- never send a child to the School Health Office alone
- what are the signs and symptoms of an emergency
- how to respond to an asthma emergency
- needed medication, such as a quick-relief inhaler
- how to administer the medication
- how to access emergency medical services as needed (911)
- how to manage activities, environmental triggers, and use daily air quality information
The school nurse, teachers and athletic coaches should have a copy of the child’s Asthma Action Plan.
School nurses and teachers can help children with asthma feel comfortable talking about their condition. Try to maintain confidentiality if preferred. Educate other students about asthma so they will be more understanding and know when to get help from an adult.
Consider using multiple teaching approaches to educate staff. Teaching methods may include:
- group educational session at a faculty meeting
- small group approaches during a team meeting
- individual sessions for teachers who are responsible for students with severe asthma.
Reinforce the teaching through faculty newsletters, reading materials in the faculty room and individual notes or emails.
What Asthma Action Plan should be used at school?
Allergy & Asthma Network recommends the School Asthma Management Program (SAMPRO) Asthma Action Plans and resources. The SAMPRO resources were developed with multiple stakeholders under the direction of the American Academy of Asthma, Allergy & Immunology (AAAAI) and the National Association of School Nurses (NASN). The Asthma Action Plan is available in English and Spanish. You can add the school district’s logo if desired.
You can find the SAMPRO resources here ➡
Questions & Answers on Asthma at School (Q&A)
The following is a list of questions we often get from schools, parents, and school nurses.
How do schools help kids with asthma?
How does asthma affect a child in school?
What is an asthma-friendly school?
What can a school nurse do for asthma?
- writing an individualized healthcare plan and/or emergency care plan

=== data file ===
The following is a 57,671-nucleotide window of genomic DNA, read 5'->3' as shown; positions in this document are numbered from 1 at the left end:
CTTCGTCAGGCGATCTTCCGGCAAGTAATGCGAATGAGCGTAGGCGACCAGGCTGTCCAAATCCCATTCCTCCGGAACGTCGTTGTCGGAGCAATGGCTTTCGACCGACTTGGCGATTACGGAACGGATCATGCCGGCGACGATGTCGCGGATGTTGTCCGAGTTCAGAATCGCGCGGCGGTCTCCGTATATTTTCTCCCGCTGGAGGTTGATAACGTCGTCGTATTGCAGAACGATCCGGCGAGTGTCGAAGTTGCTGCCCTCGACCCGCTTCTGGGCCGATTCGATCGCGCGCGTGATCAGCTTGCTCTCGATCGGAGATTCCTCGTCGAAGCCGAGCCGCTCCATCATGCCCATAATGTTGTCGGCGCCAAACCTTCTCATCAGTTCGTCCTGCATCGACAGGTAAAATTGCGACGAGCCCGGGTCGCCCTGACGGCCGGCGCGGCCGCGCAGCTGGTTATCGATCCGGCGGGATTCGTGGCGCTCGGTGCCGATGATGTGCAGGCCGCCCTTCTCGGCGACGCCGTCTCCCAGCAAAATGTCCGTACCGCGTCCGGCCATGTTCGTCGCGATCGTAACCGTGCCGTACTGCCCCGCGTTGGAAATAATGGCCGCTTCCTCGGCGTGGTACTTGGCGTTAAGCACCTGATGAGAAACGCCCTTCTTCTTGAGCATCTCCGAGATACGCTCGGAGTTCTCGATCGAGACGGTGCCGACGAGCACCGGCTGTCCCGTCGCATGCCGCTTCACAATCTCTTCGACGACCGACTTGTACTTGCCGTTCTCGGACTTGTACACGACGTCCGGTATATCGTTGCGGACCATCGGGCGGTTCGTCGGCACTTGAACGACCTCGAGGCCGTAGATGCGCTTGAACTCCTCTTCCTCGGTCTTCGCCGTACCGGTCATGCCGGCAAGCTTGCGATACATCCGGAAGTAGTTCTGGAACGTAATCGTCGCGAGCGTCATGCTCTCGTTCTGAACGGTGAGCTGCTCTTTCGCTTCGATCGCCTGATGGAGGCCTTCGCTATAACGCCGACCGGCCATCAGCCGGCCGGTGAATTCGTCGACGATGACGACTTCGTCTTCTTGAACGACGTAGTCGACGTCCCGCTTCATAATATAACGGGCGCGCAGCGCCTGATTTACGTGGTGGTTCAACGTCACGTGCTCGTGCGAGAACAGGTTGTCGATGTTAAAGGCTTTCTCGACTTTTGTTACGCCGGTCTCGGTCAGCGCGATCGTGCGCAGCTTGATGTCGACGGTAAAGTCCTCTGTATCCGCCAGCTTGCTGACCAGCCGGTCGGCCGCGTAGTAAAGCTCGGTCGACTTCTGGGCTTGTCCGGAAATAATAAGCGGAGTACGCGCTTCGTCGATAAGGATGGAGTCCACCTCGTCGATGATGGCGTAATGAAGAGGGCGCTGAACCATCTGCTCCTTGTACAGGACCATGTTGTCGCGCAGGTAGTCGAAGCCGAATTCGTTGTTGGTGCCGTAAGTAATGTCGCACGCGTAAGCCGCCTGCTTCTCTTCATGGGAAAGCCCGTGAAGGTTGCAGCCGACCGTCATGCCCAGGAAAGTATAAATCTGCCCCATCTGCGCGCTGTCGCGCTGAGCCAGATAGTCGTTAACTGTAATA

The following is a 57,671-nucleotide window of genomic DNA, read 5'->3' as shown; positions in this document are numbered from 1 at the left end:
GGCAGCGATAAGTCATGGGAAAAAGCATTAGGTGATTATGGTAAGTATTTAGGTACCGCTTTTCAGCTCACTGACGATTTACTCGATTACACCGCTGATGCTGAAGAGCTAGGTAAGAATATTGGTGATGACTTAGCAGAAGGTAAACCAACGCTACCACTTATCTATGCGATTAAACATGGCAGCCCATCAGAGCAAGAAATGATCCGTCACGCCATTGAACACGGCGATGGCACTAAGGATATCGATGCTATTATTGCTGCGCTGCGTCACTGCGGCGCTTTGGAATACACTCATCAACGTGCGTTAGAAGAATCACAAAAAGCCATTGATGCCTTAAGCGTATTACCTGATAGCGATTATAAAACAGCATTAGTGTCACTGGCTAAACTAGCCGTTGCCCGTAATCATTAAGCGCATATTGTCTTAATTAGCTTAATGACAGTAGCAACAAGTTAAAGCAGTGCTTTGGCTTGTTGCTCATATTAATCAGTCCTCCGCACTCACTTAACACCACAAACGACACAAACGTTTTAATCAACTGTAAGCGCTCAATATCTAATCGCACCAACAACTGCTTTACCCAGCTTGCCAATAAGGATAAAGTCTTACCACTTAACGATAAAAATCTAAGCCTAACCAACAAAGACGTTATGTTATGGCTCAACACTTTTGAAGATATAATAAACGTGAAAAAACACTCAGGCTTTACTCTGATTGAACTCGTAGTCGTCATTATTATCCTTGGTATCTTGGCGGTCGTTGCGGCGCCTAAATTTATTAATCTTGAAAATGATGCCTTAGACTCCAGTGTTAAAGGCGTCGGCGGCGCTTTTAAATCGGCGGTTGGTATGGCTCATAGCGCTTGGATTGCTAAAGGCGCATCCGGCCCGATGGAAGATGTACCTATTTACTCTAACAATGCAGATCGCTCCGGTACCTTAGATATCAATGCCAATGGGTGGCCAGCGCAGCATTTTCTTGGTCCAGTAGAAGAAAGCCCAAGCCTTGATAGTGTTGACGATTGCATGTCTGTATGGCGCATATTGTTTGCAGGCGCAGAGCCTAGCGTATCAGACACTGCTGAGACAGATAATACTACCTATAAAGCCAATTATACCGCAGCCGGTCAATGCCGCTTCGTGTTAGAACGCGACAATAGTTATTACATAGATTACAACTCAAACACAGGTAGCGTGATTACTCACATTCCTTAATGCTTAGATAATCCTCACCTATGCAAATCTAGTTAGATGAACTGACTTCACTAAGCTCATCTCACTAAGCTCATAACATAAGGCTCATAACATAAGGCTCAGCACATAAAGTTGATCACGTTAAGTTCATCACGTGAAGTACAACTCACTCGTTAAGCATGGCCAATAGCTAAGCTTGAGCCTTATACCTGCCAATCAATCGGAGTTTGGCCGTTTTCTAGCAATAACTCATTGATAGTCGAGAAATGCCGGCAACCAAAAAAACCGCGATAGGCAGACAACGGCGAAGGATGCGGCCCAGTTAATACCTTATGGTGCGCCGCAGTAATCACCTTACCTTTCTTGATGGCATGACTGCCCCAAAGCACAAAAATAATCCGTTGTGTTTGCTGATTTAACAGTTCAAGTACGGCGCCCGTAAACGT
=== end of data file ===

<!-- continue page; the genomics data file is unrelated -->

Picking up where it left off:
- providing education to help students to learn to self-manage their asthma condition.
How can teachers help students with asthma?
What are effective ways for school staff members to help students with asthma?
What are the first aid steps for asthma?
What are some management strategies for asthma?
- Identify asthma triggers and reduce triggers in the school environment.
- Develop a system that includes routine and emergency medications.
- Develop written care plans as needed.
- Provide education for students, families and school staff.
- Make school a safe and supportive place for children with asthma.
How can teachers reduce the risks of asthma in the classroom?
Teachers can help create a classroom environment that reduces or eliminates a student’s asthma triggers. Identify possible triggers, such as:
- Mold from excess moisture in the building
- Cockroaches, mice and other pests
- Dander from animals in the classroom
- Dander brought in on clothing from pets at home
- Secondhand smoke
- Chemicals from cleaning products
- Chalk dust
- Perfume, cologne and/or plug-in air fresheners
In addition, outdoor allergens and irritants such as pollen or school bus exhaust can enter classrooms through open doors or windows.
Teachers can work with the school’s custodial staff to remove mold, get rid of pests, and use cleaning products that are not harmful to people with asthma. Don’t keep a classroom pet, don’t wear perfume or cologne and don’t use plug-in air fresheners.
Teachers should also be aware of asthma symptoms and be ready and willing to seek care for their students with asthma when needed. They can support students with asthma by encouraging a school community and classroom that is free from bullying.
Why is asthma education important?
What are the most common triggers for asthma attacks in school?
- cockroaches and other pests
- mold resulting from excess moisture in the building
- dander from animals in the classroom
- dander brought in on clothing from animals at home
What can schools do to reduce the incidence of asthma attacks?